I'm speaking only about the statues of Lee and Jackson. As I previously mentioned, I will never agree to mobs destroying or desecrating monuments. Could the matter be done by ballot initiative? Sure, why not? If someone feels strongly enough, they should do that. And yes, to my way of thinking would be a preferable way to do take care of the issue. Direct democracy in action. Above, I went so far as to say it is the local citizens who have the only say that matters. However, such things do tend to be why people elect city councils and county commissioners. The people can act through them, and if the people don't like what they have done, they can be elected out of offices. To my knowledge, the statues aren't being destroyed, only stored. The people can elect representatives to have the statues restored to what they see as their rightful place.

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On 7/17/2021 at 12:47 AM, Pat Riot, SASS #13748 said:

It’s obvious to me that people aren’t pizzed off enough to do anything about this socialist, revisionist, communist crap so it will continue. 

"....Doc, I ain't disagreeing with any of your points as far as the erection of CSA related statues goes, but is the wholesale desecration and removal of statues, memorials and such of all sorts these days done out of virtue and justice?..."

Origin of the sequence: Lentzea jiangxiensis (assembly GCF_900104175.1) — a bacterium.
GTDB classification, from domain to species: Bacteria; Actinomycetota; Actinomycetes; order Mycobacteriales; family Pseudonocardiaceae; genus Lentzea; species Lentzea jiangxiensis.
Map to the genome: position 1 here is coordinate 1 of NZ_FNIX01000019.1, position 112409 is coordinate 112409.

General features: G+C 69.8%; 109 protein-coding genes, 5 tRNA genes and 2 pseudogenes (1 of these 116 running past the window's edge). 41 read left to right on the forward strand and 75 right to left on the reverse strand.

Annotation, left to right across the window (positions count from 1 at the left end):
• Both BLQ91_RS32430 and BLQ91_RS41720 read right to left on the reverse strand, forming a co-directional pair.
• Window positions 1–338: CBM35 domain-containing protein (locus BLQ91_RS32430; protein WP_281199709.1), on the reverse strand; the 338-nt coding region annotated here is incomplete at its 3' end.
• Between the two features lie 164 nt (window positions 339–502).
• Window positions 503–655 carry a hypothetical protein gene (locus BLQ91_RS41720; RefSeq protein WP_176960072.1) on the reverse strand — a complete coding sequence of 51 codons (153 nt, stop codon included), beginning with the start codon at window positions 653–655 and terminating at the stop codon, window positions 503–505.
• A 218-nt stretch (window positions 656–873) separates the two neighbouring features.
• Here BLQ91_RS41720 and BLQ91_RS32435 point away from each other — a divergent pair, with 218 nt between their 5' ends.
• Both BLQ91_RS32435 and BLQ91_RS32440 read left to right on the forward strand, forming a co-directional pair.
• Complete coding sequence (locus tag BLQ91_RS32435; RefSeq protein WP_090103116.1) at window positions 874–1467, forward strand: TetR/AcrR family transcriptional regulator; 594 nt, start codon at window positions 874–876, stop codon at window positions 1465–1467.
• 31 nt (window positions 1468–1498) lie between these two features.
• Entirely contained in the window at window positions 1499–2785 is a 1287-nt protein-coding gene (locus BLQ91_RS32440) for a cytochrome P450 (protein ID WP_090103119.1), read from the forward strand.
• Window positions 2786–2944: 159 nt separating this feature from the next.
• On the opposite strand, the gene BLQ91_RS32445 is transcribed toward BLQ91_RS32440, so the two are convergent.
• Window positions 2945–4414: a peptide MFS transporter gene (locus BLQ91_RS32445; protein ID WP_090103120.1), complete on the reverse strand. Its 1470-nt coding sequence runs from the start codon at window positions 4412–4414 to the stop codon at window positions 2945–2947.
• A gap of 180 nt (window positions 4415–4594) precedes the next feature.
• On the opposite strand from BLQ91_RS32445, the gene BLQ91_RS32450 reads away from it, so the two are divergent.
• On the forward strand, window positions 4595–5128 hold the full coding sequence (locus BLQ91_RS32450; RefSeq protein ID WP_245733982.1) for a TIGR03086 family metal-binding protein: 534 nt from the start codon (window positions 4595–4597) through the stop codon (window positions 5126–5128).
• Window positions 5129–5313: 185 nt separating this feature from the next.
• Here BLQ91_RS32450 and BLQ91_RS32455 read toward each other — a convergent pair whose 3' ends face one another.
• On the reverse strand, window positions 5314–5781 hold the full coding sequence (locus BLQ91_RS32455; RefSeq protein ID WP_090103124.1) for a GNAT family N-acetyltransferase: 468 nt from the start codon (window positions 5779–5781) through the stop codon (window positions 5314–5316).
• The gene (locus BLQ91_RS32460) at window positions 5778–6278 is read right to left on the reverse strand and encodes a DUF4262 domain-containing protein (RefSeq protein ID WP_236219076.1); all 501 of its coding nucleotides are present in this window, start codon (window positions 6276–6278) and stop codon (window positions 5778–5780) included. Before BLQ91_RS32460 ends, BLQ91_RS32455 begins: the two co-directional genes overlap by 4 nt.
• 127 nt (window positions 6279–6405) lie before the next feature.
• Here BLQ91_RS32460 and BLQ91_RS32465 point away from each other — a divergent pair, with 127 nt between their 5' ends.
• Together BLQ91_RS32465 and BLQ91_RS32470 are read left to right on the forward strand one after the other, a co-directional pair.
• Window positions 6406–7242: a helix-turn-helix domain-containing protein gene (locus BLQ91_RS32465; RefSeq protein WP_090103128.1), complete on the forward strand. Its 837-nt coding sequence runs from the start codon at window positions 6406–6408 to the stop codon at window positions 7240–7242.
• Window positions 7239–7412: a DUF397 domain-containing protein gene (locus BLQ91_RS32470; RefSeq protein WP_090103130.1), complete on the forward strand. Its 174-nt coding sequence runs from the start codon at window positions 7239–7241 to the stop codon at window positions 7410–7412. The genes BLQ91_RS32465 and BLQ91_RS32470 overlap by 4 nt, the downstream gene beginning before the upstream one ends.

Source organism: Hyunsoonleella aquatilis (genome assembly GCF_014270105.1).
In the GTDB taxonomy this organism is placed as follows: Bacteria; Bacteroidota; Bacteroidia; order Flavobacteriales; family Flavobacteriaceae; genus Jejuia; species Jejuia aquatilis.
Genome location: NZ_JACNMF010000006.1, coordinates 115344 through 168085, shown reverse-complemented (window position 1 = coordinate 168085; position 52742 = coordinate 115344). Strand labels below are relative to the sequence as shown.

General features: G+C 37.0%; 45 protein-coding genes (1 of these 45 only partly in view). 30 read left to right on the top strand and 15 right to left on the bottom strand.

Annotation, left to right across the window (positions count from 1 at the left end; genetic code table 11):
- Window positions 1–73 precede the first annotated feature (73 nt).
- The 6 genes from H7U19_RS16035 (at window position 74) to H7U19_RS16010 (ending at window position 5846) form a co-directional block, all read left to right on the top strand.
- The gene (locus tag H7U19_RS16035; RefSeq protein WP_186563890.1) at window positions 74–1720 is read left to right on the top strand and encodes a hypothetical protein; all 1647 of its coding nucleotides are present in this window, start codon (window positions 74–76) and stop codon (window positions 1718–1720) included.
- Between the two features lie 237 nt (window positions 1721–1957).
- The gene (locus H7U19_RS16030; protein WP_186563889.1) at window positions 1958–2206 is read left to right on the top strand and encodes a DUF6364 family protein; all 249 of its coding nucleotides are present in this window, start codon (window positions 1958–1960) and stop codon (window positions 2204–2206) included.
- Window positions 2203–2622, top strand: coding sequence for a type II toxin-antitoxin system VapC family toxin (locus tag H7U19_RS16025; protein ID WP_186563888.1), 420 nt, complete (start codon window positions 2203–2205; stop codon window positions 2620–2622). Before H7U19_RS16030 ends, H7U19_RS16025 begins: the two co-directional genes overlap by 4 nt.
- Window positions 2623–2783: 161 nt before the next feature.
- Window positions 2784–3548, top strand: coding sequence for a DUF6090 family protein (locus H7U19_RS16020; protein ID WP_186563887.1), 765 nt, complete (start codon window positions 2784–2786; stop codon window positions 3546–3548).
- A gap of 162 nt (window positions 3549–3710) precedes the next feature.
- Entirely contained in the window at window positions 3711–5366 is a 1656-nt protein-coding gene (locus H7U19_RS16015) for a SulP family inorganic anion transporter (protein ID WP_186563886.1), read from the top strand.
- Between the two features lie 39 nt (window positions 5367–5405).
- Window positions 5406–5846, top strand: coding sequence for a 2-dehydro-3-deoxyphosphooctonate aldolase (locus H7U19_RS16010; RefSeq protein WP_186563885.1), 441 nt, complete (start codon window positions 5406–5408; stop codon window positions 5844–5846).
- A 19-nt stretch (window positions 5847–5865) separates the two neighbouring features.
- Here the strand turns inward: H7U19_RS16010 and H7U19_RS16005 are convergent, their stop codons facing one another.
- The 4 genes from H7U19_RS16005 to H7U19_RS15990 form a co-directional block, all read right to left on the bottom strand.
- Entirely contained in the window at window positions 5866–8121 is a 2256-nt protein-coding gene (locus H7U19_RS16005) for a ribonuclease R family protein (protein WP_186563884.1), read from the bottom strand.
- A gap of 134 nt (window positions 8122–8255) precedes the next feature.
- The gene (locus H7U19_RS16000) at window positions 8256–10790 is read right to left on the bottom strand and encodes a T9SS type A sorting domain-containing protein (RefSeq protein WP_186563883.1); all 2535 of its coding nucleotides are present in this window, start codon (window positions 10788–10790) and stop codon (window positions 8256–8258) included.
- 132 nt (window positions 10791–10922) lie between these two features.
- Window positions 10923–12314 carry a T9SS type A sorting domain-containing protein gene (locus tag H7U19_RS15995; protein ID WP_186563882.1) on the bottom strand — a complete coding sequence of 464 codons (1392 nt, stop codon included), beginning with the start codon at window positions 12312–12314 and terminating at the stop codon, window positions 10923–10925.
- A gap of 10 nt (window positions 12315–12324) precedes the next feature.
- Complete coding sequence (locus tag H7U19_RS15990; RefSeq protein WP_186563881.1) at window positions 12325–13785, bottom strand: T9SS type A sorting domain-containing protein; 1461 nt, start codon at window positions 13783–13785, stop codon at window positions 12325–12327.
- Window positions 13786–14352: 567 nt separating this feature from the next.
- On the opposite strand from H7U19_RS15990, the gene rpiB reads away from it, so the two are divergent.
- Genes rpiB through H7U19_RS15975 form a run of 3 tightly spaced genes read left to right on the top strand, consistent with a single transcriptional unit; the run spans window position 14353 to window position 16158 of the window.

i see it as pat does , i think its the reasons that were questioned , i believe we all have a right to our opinions and i dont intend to disagree with some of the logic doc applied , i cannot accept that those doing this have given it that much thought , just my humble opinion 

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There is more than one reason the statues were put up, back in the day. Some were put up to honor the cause, as misguided as we, today, think that is. Some were put up to honor an ancestor, not really to address/honor the slavery issue. Some were put up to honor the men who simply went and fought, because the mindset back then was States rights, over Federal authority. Lee himself was offered the command of the Union Army, but declined, because his home state of Virginia went the opposite direction. Back then, the States did not like to be told what to do, and what to think, by other States, or the Federal government. Pride? Ego? A rebellious nature? Probably, that, and more reasons. Not all that much unlike today, in many regards.